Note:
The following headings give practical calculations showing the typical errors you will encounter when using a clock of a specific type with a specific accuracy.
If you look at a day's worth of timekeeping then you have 24 x 60 x 60 = 86400 seconds in a day. So the maximum error after a day has passed is 1% of 86400 = 864 seconds = 14.4 minutes!
Error: 14.4 minutes error per day.
A typical crystal has an error of 100ppm (ish) this translates as 100/1e6 or (1e-4) So the total error on a day is 86400 x 1e-4= 8.64 seconds per day. In a month you would loose 30x8.64 = 259 seconds or 4.32 minutes per month.
Error: 8.64 seconds per day
A watch crystal has an error of 20ppm (ish), but you have to design the board layout well, this translates as 20/1e6 (2e-5) which gives an error over a day of 86400 * 2e-5 = 1.73 seconds per day so in a month it looses 30x1.72 = 51 seconds or 1 minute a month (approx).
Error: 1.73 seconds per day.
One of the other factors in a wrist watch is that you wear it on your wrist
- and the human body is at a constant temperature. Crystals have a
temperature coefficient graph meaning that another source of error is
temperature (This is why you can buy an OCXO or Oven Controlled Crystal
Oscillator - that generates heat and keeps a constant temperature). The
watch crystal will be better because you keep it at a constant
temperature!
A typical spec might be ±1 x 10^{-9} (1ppb) so the error after a day would be 86.4us and after a month 2.6ms (2.6e-3 seconds or 2.6 thousandths of a second!). They are not quoted in ppm as it becomes inconvenient to write e.g. this OCXO has a ppm value of 0.001 ppm or 1ppb.
Error: 84.6us per day.
Note: there are
many types designed for many different applications and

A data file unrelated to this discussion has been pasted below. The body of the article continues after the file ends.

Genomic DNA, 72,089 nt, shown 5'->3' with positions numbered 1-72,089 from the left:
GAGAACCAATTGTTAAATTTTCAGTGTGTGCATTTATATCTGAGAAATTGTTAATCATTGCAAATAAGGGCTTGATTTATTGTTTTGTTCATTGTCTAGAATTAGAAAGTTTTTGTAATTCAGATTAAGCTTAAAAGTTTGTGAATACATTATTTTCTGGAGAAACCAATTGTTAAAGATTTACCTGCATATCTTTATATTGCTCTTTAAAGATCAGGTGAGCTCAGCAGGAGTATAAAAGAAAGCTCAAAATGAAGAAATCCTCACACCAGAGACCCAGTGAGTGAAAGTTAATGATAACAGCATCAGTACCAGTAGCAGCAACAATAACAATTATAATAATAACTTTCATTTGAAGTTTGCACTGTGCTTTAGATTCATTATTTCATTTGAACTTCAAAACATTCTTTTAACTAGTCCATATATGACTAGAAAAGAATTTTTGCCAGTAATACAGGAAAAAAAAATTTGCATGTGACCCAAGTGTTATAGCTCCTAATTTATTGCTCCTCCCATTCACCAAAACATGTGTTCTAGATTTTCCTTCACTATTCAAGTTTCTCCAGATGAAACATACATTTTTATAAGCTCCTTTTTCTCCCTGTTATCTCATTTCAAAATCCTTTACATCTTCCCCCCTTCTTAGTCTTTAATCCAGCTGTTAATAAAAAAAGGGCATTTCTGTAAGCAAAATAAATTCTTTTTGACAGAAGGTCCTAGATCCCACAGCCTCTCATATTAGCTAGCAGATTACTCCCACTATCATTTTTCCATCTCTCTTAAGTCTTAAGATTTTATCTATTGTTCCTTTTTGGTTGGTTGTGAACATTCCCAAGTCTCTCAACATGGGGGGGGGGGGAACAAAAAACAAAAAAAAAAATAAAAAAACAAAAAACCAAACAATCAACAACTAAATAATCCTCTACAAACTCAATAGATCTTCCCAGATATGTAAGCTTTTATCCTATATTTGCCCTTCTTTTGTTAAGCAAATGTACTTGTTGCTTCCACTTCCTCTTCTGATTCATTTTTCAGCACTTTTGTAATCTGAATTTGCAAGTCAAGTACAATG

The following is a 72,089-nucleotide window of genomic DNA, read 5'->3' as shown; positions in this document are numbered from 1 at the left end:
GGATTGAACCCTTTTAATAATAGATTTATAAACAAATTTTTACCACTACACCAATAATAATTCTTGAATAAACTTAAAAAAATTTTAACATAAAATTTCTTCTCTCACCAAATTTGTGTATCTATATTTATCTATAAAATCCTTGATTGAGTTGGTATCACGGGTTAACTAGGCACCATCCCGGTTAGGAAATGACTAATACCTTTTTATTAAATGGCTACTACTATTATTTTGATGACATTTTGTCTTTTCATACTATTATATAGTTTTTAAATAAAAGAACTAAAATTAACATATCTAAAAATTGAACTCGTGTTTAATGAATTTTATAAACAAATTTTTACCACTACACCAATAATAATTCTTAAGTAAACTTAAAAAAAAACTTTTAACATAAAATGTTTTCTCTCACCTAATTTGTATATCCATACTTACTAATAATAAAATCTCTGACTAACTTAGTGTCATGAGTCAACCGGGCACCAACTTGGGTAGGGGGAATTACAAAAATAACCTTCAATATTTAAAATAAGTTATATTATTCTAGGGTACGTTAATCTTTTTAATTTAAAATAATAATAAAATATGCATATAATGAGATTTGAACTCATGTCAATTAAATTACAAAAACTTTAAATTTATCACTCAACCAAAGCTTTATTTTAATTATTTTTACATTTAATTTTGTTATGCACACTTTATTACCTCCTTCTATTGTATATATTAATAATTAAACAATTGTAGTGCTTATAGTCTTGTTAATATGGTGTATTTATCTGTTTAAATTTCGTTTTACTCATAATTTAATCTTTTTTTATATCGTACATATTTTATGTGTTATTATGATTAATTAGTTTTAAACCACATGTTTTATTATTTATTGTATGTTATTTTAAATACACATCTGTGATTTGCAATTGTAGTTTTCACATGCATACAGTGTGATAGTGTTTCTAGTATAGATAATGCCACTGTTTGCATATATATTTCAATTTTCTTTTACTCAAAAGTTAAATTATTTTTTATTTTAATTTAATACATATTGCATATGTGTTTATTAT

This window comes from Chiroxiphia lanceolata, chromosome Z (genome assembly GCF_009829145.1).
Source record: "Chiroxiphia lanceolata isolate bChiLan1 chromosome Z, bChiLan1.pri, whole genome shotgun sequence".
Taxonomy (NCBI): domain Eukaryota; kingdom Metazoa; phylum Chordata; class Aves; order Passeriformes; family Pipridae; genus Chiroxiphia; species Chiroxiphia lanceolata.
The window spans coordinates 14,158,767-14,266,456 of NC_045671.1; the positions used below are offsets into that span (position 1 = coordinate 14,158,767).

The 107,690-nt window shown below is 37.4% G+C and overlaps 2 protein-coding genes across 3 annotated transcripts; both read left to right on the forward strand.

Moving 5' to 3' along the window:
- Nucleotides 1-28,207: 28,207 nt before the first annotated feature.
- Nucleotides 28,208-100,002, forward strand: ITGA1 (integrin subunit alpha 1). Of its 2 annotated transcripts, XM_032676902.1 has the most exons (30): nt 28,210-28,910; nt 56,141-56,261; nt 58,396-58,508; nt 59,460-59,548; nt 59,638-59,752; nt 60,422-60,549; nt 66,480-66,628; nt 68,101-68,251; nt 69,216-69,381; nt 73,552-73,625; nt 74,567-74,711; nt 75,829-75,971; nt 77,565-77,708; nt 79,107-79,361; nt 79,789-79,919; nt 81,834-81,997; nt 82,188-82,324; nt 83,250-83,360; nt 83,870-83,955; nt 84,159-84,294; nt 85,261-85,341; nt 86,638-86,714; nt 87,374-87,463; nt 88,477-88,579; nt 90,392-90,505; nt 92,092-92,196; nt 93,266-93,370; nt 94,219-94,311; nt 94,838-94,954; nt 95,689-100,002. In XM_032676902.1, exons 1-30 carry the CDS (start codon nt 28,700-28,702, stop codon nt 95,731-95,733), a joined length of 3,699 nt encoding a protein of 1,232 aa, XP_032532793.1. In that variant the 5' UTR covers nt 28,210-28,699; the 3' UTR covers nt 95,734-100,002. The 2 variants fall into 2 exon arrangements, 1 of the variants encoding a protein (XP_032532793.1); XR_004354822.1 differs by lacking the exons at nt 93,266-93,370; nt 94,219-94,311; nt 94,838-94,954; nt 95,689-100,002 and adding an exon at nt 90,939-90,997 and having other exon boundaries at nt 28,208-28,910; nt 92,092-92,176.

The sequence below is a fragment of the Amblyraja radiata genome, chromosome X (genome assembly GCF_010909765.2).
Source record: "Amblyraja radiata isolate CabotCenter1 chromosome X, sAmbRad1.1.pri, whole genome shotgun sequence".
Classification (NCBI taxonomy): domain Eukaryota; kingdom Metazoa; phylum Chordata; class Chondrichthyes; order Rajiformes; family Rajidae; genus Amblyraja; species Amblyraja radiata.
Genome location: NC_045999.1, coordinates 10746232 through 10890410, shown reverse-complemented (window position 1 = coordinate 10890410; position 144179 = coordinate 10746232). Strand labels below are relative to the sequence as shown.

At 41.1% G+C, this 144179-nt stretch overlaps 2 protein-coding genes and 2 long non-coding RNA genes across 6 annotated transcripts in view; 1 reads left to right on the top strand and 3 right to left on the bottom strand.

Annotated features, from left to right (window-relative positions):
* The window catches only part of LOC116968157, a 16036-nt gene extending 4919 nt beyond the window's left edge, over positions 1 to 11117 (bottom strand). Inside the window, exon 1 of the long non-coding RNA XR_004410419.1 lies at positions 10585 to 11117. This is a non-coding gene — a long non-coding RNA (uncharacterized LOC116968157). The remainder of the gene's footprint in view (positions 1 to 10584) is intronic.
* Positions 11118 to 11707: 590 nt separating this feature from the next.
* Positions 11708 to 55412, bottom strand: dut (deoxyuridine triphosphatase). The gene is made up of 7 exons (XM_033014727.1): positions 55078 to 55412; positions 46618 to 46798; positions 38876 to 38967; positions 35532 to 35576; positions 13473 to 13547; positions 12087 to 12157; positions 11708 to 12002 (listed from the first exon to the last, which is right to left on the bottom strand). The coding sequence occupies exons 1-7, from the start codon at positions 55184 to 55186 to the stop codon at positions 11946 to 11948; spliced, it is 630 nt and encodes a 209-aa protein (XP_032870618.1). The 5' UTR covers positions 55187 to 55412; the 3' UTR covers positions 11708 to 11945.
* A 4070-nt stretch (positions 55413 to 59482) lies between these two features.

all costing different amounts!
This is also known as an atomic clock.
A rubidium clock has an accuracy of about ±1 x 10^{-12} so the error
after a day would be 86.4ns (84e-9 seconds 84 billionths of a second!) so the
error after a month would be 2.6us. Again using ppm is also inconvenient for
writing : 0.000001ppm or 0.001ppb
Error: 86.4ns per day.
Error: 2.6us per month.
This is also known as an atomic clock.
Cesium beam atomic clocks are stable to 1 x 10^{-13} (8.64ns/day 8
billionths of a second!) or 259ns (259e-9 seconds) a month (ppm is 0.0000001ppm
! or 0.0001ppb).
Error: 8.46ns per day.
Error: 0.259us per month.
Note: A Cesium fountain is stable to 1 x 10^{-15}.
Type | Accuracy (ppm/ppb) | Accuracy | Aging / 10 Year |
Aging / 10 Year |
Crystal | 10ppm-100ppm | 10^{-5} - 10^{-4} | 10-20ppm | 10x10^{-6} |
TCXO | 1ppm | 10^{-6} | 3ppm | 3x10^{-6} |
OCXO 5-10Mhz | 0.02ppm (20ppb) |
2x10^{-8} | ~0.2ppm (200bpp) | 0.2x10^{-6} |
OCXO 15-100MHz |
0.5ppm (500ppb) |
5x10^{-7} | ~10ppb | 1x10^{-8} |
Rubidium Atomic | 1x10^{-6}ppm (0.001ppb) | 10^{-12} | 0.005ppm (5ppb) | 5x10^{-9} |
# Calculate the ppm given a nominal frequency and actual frequency.
# ppm? 20e6 19998485 Returns 75.75 ppm
proc ppm? { nomf f } {
return [expr (abs($f-$nomf)/$nomf)*1e6 ]
}
# given ppm return decimal e.g. ppm 200 is 0.0002
proc ppm { ppmv } { return [expr $ppmv/1e6] }
# given ppm return decimal e.g. ppb 10 is 1e-8
proc ppb { ppbv } { return [expr $ppbv/1e9] }
# ppm range show max and min of freq:nomf and ppm value
proc ppm_r { nomf ppmv } {
puts [expr $nomf+([ppm $ppmv]*$nomf) ]
puts [expr $nomf-([ppm $ppmv]*$nomf) ]
}
Download TCL from Active state (free) and download tkcon. Double click tkcon to start it and paste the above procedures into tkcon, then use the them by typing in commands at the tkcon command prompt (Turn on calculator mode in preferences):
e.g. ppm? 20e6 19999391
results in 30.450000000000003
i.e. It shows you the ppm value: 30ppm for given nominal frequnecy and actual measured frequency..
Jump from ppm calculations to
Best-Microcontroller-Projects Home Page
Eye tracking : How to detect the gaze of your eye and track where you are looking.
How to Easily Use the DS18B20 Maxim One-Wire thermometer with Arduino example code using both external powered and parasitic powered devices.
Do you want to learn how to use a microcontroller in your electronic projects or do you need inspiration for your next project? If so you have found the right place!